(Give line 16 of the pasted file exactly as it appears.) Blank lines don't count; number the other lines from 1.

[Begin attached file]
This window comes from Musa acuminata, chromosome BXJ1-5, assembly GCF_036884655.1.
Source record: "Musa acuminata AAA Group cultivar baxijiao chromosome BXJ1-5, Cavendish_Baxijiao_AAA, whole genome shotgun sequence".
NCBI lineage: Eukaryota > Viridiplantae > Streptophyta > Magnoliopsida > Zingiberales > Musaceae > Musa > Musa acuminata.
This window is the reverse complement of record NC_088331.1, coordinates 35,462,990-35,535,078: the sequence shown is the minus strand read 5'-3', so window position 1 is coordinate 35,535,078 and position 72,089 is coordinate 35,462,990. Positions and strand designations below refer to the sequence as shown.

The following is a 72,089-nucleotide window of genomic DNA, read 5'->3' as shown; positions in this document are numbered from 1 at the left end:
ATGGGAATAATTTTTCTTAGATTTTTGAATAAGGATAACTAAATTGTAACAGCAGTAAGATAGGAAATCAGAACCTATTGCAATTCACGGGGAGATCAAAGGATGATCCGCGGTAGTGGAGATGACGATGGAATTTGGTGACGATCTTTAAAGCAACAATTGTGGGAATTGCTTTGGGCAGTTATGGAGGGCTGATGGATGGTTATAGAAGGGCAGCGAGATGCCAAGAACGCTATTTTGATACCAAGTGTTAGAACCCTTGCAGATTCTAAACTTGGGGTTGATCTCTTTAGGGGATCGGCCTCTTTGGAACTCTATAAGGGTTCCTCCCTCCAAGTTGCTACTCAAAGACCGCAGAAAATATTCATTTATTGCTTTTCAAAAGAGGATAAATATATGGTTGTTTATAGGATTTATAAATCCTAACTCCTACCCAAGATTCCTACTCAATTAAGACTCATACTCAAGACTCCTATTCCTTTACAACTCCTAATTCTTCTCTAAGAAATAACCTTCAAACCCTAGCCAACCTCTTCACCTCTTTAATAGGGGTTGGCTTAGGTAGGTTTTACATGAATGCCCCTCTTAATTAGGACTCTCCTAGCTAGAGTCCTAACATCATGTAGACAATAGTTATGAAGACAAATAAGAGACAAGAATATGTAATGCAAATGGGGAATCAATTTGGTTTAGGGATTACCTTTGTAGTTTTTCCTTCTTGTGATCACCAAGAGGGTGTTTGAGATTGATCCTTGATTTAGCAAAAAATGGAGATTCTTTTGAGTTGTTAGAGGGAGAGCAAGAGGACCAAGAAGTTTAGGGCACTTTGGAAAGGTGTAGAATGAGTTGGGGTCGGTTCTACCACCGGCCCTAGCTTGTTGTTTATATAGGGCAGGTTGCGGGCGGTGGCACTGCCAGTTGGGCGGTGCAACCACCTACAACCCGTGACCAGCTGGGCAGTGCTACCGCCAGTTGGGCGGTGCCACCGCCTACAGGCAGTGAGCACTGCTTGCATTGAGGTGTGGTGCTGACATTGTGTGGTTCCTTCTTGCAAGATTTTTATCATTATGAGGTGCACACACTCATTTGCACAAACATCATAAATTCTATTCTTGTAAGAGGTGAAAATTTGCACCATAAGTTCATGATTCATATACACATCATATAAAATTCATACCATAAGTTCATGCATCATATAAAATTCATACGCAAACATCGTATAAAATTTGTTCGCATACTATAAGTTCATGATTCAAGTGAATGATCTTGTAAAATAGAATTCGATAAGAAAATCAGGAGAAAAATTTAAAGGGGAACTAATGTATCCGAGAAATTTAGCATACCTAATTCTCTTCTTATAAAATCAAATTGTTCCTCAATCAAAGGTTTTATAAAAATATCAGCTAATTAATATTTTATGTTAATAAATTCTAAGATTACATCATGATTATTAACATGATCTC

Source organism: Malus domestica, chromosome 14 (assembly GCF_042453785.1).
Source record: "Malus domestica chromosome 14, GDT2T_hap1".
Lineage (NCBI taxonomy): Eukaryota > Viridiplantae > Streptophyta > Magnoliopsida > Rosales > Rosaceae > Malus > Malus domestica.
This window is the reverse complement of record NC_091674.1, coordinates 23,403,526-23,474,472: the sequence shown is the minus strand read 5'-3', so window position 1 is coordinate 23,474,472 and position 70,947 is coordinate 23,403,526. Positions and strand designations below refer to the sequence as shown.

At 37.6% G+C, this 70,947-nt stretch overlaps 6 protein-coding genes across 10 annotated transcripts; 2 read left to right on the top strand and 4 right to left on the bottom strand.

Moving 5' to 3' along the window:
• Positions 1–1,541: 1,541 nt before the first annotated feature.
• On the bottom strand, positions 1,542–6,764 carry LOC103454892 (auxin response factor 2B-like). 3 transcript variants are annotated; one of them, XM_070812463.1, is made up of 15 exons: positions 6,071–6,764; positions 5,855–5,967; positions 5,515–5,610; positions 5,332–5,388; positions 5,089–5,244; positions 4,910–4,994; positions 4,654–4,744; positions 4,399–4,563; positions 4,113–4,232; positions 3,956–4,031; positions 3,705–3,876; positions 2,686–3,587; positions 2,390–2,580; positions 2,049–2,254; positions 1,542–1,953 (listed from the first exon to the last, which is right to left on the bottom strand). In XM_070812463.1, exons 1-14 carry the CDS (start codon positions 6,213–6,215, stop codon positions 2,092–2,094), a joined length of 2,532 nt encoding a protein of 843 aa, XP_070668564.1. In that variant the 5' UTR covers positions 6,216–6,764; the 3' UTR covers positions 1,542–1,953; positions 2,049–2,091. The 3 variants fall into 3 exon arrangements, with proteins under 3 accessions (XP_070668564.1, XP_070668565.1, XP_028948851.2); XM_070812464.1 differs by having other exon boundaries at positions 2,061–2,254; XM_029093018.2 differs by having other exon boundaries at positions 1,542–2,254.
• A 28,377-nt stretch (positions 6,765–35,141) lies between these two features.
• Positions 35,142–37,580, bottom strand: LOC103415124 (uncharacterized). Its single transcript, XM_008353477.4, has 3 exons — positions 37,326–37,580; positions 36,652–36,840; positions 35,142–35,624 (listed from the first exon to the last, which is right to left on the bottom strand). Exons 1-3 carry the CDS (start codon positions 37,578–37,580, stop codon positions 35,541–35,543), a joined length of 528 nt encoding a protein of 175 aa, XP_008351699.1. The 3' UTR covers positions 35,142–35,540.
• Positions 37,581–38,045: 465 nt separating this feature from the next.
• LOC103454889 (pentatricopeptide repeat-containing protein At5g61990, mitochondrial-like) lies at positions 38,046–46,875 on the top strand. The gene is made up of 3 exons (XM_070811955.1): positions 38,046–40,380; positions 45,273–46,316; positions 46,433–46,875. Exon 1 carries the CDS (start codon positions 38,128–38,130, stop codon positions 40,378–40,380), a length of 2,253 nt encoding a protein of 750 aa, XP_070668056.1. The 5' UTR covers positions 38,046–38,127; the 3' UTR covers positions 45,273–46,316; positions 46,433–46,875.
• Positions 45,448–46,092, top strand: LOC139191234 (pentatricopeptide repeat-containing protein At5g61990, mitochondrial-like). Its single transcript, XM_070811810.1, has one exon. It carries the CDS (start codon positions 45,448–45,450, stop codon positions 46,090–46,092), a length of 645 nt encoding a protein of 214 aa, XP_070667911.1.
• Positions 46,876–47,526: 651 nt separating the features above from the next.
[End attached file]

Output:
• Positions 35,142–37,580, bottom strand: LOC103415124 (uncharacterized). Its single transcript, XM_008353477.4, has 3 exons — positions 37,326–37,580; positions 36,652–36,840; positions 35,142–35,624 (listed from the first exon to the last, which is right to left on the bottom strand). Exons 1-3 carry the CDS (start codon positions 37,578–37,580, stop codon positions 35,541–35,543), a joined length of 528 nt encoding a protein of 175 aa, XP_008351699.1. The 3' UTR covers positions 35,142–35,540.